4 minute readHealth & Safety, International, Military Support, Volunteers
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Red Cross Youth Leader in Japan Shares Her Experience

American Red Cross Youth Leader Emily Stith is a junior at Nile C. Kinnick High School at the Yokosuka Naval Base in Japan.  She hopes sharing her experience will encourage others to lend a helping hand to Japan and prepare themselves for future disasters – wherever they may strike.

“As part of the Red Cross Youth on-base here in Yokosuka, we have done a lot to help our community.  We have put on a school supply drive for children in Afghanistan and a book drive for the Naval Hospital, sent Valentines and care packages to troops in the Middle East and even planned events with the Youth Group at the Japanese Red Cross like handing out holiday cards to service members.  We also just became the first official recognized DOD school club in Asia so we’re really proud of our achievements in our community – but even after all of that, like the rest of the world, we were still shocked by the earthquake.

Emily Stith, 16, visits the Torii gate, a World Cultural Heritage site in Japan. She is a longtime Red Cross volunteer and helped start the Red Cross club at her high school.

I was at softball practice when the earthquake struck and I knew then and there that it was different from the previous quakes common in Japan.  I struggled to stand up straight, the light poles near the field were shaking vigorously, and the pool in the gym next to the field overflowed and the water gushed down the stairs. We were quickly evacuated away from the field because it was near the water and a tsunami warning had been issued.  I tried to call my mom who was somewhere driving off base but the phone lines for the entire country were fried because of the sudden influx of calls and no one could get a hold of anyone.  At the time we didn’t know the magnitude of the events up north, but started to get an idea driving past all traffic lights that were out on the way home.  The power was out at our house, in our whole neighborhood and throughout most of the city of Yokosuka.  We would occasionally go outside to get an update from the TV in my mom’s car, but otherwise we were sitting in the dark wondering what was happening in the rest of the country…

Saturday, the day after the earthquake, the power came back on in our area and we spent most of the day glued to the TV.  Almost every single channel on my Japanese cable TV showed news, pictures and videos of the earthquake and tsunami and the devastation they left in northern Japan.  I’m sure you’re familiar with the footage – the tsunami washing over villages and cities, cars and boats floating around like toys in a bathtub, whirlpools forming off of the coasts, other neighborhoods on fire because of gas line leaks, the tsunami being on fire due to the gas fires, people calling for help stranded on top of buildings, concerns about the nuclear plants… I had a hard time believing this was all happening in the same country as me.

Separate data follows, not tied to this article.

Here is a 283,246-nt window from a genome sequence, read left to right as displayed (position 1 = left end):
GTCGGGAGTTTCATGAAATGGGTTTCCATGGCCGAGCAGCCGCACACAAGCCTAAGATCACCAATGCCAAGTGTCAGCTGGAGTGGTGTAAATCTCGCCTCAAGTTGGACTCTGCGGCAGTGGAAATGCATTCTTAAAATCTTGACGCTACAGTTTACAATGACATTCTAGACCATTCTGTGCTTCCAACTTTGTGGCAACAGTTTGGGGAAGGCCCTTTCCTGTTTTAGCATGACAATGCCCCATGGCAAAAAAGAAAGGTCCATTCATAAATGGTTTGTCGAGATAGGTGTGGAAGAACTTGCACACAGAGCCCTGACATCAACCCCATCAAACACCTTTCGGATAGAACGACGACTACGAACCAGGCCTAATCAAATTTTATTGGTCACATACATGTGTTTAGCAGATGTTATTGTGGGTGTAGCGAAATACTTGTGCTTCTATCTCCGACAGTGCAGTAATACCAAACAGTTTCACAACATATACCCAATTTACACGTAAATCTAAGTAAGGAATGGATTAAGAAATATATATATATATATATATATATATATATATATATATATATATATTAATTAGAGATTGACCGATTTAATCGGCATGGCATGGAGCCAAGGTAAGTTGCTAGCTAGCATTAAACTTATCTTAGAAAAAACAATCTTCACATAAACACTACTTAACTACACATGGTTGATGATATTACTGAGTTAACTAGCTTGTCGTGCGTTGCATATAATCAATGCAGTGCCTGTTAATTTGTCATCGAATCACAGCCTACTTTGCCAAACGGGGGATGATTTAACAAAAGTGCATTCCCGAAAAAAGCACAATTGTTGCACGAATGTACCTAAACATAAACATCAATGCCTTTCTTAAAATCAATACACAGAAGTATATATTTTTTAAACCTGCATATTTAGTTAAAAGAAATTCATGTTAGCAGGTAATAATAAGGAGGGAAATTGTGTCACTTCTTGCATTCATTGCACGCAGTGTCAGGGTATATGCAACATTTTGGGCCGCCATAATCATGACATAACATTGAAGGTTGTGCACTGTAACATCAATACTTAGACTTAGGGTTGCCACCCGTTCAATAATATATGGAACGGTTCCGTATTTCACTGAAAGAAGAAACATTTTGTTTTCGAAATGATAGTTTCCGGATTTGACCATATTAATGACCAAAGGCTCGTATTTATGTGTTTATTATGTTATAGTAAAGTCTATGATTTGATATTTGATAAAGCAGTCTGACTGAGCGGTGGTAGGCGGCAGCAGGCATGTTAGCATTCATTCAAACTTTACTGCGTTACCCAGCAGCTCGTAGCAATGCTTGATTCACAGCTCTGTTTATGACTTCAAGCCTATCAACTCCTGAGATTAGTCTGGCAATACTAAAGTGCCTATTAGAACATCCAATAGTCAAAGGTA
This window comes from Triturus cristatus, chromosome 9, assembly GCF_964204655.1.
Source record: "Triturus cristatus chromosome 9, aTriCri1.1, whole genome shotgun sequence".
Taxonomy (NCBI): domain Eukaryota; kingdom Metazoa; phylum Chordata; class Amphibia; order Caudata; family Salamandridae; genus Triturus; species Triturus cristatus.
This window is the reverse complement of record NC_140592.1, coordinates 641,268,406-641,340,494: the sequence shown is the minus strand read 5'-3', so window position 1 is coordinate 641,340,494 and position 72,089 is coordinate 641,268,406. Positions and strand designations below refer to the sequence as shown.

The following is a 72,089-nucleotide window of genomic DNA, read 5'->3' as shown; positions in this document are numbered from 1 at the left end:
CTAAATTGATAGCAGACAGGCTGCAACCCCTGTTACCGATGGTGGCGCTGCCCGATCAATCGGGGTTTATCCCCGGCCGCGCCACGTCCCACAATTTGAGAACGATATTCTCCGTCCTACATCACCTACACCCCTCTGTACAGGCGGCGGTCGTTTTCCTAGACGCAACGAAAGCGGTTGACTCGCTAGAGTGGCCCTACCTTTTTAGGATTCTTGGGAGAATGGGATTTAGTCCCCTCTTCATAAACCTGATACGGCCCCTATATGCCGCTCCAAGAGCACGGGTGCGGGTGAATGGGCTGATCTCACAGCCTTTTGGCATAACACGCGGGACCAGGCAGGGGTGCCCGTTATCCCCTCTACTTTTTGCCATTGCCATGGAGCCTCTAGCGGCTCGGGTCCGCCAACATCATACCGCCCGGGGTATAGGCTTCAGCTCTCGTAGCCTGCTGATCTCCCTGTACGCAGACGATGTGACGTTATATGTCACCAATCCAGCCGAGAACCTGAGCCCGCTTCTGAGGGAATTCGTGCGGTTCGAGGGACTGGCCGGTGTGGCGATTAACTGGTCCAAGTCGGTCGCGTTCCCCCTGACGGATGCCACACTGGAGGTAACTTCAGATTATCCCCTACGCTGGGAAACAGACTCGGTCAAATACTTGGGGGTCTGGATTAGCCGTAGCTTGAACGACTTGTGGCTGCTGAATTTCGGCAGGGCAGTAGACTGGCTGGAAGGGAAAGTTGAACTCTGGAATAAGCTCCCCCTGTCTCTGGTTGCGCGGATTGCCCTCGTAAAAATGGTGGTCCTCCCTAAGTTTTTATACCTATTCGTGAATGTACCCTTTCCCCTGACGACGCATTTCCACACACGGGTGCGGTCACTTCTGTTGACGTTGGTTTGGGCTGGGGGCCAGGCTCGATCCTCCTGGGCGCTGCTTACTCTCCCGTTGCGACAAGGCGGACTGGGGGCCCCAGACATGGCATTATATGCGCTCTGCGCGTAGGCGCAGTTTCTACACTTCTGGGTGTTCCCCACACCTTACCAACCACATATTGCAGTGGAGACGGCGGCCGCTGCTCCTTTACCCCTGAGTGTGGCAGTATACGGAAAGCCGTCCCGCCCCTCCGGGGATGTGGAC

My mom, planning in case the situation got worse, made sure we had all the emergency supplies we would need.  She gathered water, candles, batteries, flashlights, canned food and other items.  I knew it was “just in case” but it was all beginning to sink in; the footage from up north, the nuclear problems, the power outages, the never ending aftershock earthquakes, and the preparations.  I was beginning to question my “it’ll all get better in a couple of days” attitude and started to think “what if it got worse?”

I started racking my brain for something that I could possibly do to help by my emotions were torn.  I wished I could just go up north to help everyone myself, but I knew very well that right now the Japanese government is doing the best they can with everything. I also heard that people around the world were sending money in to help and knew that was the best way to get people the help they needed the fastest.

A couple ideas started to come to me.  I realized that not many people knew what to do during the earthquake (such as find shelter under a table if indoors, and to stay in open ground away from buildings if outdoors) so I decided to start an earthquake awareness program at our school.  I used to go to Japanese school from kindergarten up until the 8th grade, and we had earthquake drills almost every month.  I am hoping we can start something similar to that at my high school because Japan is such an earthquake prone country.  The Red Cross always encourages people to get a kit, make a plan and be informed but I thought that with this group we could help people learn not only what to do but how to do it.  When everyone gets back together on base, we also want to hold a Red Cross Youth Drive fundraiser since we can’t send in $10 donations by phone from here – but in the US you can by texting the word REDCROSS to 90999.

Even though it’s I’m still scared because earthquakes are unpredictable and could happen where I live, it makes me feel better to know that I am helping someone who survived through everything I couldn’t believe I was seeing and hearing on TV.  I want the people who have suffered to feel a little more comfortable after all that they have been through with the earthquake and tsunami.

I live south of where the damage was the worst and many signs of the earthquake still remain so I know it is going to take a while for this nation to recover.  I would love to move forward from this, but it’s hard to know how to act after a natural disaster.  It’s not something that can necessarily be taught… but hopefully the little bit that I can do to help will be able to help make a bigger difference for the people of Japan.”